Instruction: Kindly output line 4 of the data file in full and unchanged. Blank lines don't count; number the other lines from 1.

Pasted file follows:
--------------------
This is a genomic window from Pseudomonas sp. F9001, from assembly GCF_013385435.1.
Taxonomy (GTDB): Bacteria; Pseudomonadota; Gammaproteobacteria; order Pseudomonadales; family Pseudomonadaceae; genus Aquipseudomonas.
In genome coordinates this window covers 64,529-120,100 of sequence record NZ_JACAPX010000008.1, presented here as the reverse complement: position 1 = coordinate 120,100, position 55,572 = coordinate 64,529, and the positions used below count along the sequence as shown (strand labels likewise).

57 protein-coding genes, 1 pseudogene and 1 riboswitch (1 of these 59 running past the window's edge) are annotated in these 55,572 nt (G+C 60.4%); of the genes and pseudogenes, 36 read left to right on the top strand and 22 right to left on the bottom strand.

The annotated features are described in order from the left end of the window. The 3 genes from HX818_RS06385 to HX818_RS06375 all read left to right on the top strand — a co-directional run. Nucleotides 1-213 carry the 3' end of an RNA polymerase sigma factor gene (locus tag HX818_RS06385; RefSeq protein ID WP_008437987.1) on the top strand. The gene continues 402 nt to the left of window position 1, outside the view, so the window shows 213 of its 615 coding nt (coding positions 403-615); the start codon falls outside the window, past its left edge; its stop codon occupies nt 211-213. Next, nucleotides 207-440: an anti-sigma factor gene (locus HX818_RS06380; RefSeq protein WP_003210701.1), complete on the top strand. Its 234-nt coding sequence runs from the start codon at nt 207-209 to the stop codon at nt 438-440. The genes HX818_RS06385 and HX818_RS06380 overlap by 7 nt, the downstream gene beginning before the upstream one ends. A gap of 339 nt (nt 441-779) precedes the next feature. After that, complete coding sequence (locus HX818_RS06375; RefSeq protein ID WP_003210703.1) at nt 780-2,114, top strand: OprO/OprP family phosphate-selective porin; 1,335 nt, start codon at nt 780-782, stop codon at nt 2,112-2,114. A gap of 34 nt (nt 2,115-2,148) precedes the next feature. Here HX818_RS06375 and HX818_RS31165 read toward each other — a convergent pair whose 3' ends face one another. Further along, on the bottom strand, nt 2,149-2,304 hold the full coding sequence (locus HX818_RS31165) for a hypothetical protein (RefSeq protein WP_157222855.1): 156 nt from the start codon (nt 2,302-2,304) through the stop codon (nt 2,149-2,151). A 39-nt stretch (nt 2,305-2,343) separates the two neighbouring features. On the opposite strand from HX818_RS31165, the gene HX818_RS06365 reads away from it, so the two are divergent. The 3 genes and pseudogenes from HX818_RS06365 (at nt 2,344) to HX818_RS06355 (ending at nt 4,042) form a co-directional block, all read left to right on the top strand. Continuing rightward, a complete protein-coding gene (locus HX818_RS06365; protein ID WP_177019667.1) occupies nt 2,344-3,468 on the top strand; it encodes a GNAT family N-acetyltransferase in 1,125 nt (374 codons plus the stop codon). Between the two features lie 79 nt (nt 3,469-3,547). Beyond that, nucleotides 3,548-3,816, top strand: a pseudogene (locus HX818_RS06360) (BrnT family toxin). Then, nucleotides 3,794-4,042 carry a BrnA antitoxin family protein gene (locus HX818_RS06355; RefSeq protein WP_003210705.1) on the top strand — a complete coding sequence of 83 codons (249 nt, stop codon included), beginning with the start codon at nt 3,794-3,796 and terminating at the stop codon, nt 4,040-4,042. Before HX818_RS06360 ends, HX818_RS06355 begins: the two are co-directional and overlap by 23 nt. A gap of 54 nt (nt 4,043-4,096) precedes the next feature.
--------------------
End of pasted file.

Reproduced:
57 protein-coding genes, 1 pseudogene and 1 riboswitch (1 of these 59 running past the window's edge) are annotated in these 55,572 nt (G+C 60.4%); of the genes and pseudogenes, 36 read left to right on the top strand and 22 right to left on the bottom strand.